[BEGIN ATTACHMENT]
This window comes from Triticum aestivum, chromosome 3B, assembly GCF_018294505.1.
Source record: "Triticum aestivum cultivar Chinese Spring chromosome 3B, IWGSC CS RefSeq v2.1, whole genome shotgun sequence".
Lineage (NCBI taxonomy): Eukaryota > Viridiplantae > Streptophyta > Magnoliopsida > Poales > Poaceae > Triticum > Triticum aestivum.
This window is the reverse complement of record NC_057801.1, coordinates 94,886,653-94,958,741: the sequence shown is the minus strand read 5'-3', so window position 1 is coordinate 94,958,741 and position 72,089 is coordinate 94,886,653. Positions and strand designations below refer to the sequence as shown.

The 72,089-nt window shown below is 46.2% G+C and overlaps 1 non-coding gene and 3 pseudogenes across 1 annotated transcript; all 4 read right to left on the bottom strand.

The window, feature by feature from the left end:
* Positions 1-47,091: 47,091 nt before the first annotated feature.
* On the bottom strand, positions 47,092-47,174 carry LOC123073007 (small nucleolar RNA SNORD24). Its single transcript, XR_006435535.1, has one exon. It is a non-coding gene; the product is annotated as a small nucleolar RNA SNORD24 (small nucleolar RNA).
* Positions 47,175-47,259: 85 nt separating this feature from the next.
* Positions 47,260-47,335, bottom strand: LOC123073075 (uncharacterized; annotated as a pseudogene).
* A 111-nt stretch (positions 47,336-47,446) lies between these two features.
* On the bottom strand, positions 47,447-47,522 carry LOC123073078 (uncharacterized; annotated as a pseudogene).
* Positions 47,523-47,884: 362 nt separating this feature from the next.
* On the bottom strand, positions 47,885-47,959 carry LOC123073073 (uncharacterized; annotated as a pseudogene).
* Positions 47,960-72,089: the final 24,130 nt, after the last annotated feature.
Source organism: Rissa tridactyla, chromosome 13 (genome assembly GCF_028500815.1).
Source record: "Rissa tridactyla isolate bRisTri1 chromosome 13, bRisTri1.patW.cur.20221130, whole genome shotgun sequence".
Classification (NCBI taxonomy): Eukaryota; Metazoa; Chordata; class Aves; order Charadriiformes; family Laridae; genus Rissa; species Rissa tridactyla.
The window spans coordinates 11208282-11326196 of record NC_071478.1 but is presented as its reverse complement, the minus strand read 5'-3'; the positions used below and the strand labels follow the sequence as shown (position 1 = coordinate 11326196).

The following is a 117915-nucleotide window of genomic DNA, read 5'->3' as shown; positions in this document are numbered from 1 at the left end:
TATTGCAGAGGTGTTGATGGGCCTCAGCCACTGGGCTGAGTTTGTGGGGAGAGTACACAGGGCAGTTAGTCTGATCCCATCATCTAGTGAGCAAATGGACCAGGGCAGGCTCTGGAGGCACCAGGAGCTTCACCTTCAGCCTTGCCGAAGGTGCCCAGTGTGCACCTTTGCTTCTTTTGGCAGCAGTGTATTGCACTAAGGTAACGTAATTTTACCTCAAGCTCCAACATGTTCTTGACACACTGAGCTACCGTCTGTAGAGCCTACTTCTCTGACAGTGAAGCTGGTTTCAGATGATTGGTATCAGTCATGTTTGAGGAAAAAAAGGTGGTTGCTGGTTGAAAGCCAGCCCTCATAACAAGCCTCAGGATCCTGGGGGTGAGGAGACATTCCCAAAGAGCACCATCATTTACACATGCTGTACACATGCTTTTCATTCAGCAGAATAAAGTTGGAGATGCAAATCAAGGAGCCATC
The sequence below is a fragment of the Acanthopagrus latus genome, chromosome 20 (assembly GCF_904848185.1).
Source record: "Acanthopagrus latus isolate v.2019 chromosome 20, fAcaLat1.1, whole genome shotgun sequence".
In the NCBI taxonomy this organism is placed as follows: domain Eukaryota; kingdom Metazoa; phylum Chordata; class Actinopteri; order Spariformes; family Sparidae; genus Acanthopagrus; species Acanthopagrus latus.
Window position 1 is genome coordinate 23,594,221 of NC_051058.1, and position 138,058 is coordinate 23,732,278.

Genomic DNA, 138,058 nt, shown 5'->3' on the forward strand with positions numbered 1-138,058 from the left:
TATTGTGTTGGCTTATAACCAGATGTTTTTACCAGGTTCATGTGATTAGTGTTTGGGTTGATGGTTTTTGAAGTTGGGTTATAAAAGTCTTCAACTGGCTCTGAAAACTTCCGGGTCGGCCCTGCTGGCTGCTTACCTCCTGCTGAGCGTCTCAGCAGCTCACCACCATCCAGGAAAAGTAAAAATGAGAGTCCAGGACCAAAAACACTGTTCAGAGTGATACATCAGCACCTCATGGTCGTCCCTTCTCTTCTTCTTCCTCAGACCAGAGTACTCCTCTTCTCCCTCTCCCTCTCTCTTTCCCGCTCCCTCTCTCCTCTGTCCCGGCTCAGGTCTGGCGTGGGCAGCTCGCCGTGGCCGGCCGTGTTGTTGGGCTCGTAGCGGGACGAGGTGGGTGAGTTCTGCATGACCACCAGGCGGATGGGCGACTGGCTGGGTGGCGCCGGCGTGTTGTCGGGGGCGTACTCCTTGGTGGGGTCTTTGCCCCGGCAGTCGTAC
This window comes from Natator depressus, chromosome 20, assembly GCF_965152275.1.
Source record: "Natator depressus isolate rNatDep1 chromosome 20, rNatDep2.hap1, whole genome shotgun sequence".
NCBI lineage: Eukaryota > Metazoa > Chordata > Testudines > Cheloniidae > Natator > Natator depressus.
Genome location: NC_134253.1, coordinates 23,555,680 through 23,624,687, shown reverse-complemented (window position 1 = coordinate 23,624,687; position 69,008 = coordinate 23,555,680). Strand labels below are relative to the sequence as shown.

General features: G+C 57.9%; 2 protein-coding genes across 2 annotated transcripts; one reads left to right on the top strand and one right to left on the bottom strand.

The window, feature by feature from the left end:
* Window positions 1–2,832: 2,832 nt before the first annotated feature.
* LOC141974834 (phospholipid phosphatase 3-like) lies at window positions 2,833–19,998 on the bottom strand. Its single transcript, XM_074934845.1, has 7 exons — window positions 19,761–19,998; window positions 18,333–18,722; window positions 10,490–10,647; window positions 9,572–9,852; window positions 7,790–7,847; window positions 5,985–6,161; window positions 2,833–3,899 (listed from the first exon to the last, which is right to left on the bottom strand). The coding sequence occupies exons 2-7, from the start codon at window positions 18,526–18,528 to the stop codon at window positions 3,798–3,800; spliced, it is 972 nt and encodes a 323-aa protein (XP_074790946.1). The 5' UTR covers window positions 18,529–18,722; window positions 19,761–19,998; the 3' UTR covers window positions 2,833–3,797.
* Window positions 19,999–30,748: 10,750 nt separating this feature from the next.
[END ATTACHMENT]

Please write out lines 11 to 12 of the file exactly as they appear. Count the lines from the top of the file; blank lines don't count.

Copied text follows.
* A 111-nt stretch (positions 47,336-47,446) lies between these two features.
* On the bottom strand, positions 47,447-47,522 carry LOC123073078 (uncharacterized; annotated as a pseudogene).